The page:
International crime organizations bring in huge numbers of these slaves to fill every niche market, not only the migrant farm workers.  The “client” buying their services “could be your co-worker, doctor, pastor or spouse.”  Together with the exploding narcotics plague, it is part of the general — and terminal — American disintegration into madness.

    The American experiment has failed.

  9. Pete Bauer on Sat, 27th Apr 2019 6:38 pm 

    In the olden days when the disease, hurricanes, floods killed many people, the theories related to creationism helped in increasing population and ensuring that the whole village, towns are not wiped out.

    Today with our population exceeding 7.7 billion and annual population increasing by 80 million, there is no need to archaic belief to increase population. What is more important is to ensure that every family has 2 children so that when a man and woman retires, their 2 children takes over their job and their nations economy is not hurt. But those countries with lot of young population dont need to worry about this and these countries should find a way to give employment to their population. So its a question of balancing mechanism.

    The population growth is declining in countries like Japan, Korea, China because of their 72 hours / week work culture known as 996 which means work from 9 am to 9 pm at 6 days/week.
    In western world its decreasing because of rising education costs and also the children dont take care of parents in old age.

    With the right policies and right work culture we can ensure that the human population is at least maintained.

  10. Shortend on Sat, 27th Apr 2019 7:34 pm 

    What!? There’s plenty of ROOM!!
    Let THEM ALL IN….Build the BRIDGE and TUNNEL,
    Forget about the wall.
    God loves us and will provide!

  11. DerHundistLos on Sat, 27th Apr 2019 9:04 pm 

    Good grief. is now espousing creationism?

  12. makati1 on Sat, 27th Apr 2019 9:59 pm 

    People, you have to understand that PO has to cater to ALL of the US dumbed down serfs who believe that man did not evolve but was created on the 6th day by some sky god.

    “In U.S., 42% Believe Creationist View of Human Origins” (2014)

    Indoctrination/brainwashing begins at birth. It is very difficult to overcome by education. Most never succeed. Americans are constantly brainwashed 24/7/365. The mental prison is for life, in most cases. Only a few escape. I’m one of them. ^_^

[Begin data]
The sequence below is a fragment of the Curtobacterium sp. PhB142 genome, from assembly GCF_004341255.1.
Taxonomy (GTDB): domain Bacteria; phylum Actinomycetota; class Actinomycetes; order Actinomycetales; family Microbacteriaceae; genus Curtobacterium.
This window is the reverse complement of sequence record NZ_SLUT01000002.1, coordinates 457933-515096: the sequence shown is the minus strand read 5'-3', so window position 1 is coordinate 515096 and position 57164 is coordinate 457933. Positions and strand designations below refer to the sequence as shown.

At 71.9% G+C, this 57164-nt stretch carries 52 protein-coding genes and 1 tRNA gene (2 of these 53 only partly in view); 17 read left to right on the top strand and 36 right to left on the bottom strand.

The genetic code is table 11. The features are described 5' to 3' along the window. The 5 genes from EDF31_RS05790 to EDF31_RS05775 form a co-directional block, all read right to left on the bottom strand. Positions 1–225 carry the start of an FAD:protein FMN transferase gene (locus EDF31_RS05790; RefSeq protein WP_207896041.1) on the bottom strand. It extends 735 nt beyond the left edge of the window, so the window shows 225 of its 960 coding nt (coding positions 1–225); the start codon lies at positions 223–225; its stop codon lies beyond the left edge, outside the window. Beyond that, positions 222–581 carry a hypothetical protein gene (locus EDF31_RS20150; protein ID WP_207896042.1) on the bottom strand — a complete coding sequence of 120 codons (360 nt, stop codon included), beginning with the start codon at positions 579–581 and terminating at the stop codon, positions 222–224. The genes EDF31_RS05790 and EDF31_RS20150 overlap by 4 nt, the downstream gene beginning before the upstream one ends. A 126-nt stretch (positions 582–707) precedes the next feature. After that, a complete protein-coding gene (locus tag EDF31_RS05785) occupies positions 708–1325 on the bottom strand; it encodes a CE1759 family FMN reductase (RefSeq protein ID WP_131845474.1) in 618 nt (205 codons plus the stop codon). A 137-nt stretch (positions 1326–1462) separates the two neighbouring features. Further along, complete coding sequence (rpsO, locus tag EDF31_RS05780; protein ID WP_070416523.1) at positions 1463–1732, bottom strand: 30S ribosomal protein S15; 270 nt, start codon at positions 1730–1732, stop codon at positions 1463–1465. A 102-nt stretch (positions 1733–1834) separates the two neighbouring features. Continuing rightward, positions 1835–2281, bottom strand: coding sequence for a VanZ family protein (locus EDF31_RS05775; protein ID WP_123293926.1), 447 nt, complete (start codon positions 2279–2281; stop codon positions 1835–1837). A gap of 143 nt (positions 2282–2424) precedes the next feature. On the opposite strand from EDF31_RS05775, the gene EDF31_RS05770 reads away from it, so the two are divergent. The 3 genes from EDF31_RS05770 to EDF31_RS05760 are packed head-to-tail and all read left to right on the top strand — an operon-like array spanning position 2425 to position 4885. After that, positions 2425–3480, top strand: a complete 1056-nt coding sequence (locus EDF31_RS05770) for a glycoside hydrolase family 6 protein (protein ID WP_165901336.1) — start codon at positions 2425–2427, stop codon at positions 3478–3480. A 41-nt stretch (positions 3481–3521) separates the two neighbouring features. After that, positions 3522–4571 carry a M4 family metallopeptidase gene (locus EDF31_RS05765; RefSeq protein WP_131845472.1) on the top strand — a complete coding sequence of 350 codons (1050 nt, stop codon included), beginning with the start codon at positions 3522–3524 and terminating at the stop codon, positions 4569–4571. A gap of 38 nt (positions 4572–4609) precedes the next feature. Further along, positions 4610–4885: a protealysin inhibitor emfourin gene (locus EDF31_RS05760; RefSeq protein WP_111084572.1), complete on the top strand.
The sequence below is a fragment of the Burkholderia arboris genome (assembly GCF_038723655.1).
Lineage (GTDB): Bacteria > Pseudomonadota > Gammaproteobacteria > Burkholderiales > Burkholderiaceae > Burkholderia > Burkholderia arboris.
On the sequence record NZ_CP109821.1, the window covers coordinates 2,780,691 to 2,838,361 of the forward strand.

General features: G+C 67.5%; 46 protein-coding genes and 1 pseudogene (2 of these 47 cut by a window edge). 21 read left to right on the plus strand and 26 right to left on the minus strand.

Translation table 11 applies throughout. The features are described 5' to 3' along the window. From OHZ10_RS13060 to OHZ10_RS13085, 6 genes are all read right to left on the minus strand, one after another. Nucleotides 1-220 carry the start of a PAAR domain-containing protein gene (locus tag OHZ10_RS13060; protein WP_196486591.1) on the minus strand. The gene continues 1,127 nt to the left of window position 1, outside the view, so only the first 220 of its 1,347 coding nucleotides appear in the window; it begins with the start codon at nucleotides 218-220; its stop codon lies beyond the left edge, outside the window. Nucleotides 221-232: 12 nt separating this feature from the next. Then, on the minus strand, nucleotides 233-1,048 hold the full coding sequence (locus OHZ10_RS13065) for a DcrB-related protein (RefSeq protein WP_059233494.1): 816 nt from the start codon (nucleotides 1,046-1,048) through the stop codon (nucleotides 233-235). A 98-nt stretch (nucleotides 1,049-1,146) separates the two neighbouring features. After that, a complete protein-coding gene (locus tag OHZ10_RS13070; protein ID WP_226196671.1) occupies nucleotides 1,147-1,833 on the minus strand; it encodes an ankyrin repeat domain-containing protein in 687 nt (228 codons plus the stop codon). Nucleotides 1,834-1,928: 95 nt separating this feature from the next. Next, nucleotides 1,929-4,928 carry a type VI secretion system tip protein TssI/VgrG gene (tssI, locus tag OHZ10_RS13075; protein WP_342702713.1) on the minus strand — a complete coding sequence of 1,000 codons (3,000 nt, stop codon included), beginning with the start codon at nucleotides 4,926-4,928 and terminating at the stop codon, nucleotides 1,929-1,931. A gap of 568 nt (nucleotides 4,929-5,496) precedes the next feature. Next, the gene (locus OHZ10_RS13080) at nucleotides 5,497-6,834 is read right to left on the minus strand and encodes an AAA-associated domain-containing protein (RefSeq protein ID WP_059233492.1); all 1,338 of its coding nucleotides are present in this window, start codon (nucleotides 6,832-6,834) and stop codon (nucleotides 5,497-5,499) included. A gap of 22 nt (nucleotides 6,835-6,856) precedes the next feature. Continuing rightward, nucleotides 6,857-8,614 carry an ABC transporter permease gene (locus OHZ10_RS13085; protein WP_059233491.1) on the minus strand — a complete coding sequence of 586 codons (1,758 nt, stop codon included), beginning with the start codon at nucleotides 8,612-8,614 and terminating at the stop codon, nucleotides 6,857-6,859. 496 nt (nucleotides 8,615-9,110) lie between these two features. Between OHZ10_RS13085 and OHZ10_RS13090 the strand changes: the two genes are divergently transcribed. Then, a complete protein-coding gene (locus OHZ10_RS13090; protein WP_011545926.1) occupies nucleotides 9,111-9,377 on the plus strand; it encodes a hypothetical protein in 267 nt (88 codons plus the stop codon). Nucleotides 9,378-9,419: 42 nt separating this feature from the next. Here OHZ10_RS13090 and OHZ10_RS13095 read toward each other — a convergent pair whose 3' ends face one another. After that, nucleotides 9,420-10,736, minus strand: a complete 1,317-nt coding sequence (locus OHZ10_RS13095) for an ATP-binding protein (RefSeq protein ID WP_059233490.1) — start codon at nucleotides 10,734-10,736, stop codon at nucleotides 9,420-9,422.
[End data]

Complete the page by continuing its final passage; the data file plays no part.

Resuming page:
13. James Eberle on Sun, 28th Apr 2019 1:44 am 

    Why did this website publish this? What’s wrong with you? Most informed people know why the predictions of Malthus and Erhlick were incorrect. And to criticize Darwin? Are you kidding?

  14. Sunspot on Sun, 28th Apr 2019 4:42 am 

    Theedrich is clearly mentally ill. Sad.

  15. JuanP sock on Sun, 28th Apr 2019 5:30 am 

    JuanP posted this

    Sunspot on Sun, 28th Apr 2019 4:42 am

  16. Cloggie on Sun, 28th Apr 2019 5:31 am 

    Theedrich is clearly mentally ill. Sad.

    Why is that?

    Any arguments?

    Of course not, just mud slinging.

  17. Davy on Sun, 28th Apr 2019 5:36 am 

    “Based on his findings, countries invested more in agricultural research. The agricultural scientists came up with better crop yields and thus the world population could be fed.”
    It is more like water and soil exploitation combined with fossil fuels and globalism came to the rescue not better AG techniques. Ag technology has basically stalled and currently the rate of growth with AG productivity is declining. If we consider the long term damage being done then we are in fact in decline long ago. Aquifers are being drained, ocean being mined of fish stocks, and productive land being degraded by profit motive.

  18. Sunspot on Sun, 28th Apr 2019 5:58 am 

    I’M “slinging mud”?? Do you read the posts?? Maybe Thee is a Russian troll, seems likely around here, but sure, call me the “bad guy”. Amazing that this site permits that sort of garbage, but this whole article is nothing but Creationist propaganda. What’s next, a full-throated defense of Flat Earth theology here at the Peak Oil message board?

  19. Davy on Sun, 28th Apr 2019 6:10 am 

    Sunspot on Sun, 28th Apr 2019 5:58 am

    JuanPee, you friggin lunatic quit your hiding behind multiple socks. You are a blight to this forum. You stalk, and ad hom with sock puppets and identity theft. FUCK JUANP the illegal alien and GED dumbass.

  20. Real Davy on Sun, 28th Apr 2019 6:41 am 

    Davy, you friggin lunatic, quit your hiding behind multiple socks. You are a blight to this forum. You, stalk, and ad hom with sock puppets and identity theft. FUCK DAVY the delusional GED dumbass.

  21. DMyers on Sun, 28th Apr 2019 5:56 pm 

    Some of the comments are a little harsh on Creationists IMO. Those who believe in the Creation cover a wide gamut. I offer the following quote from Wikipedia.

    Einstein believed the problem of God was the “most difficult in the world”—a question that could not be answered “simply with yes or no.” He conceded that, “the problem involved is too vast for our limited minds.”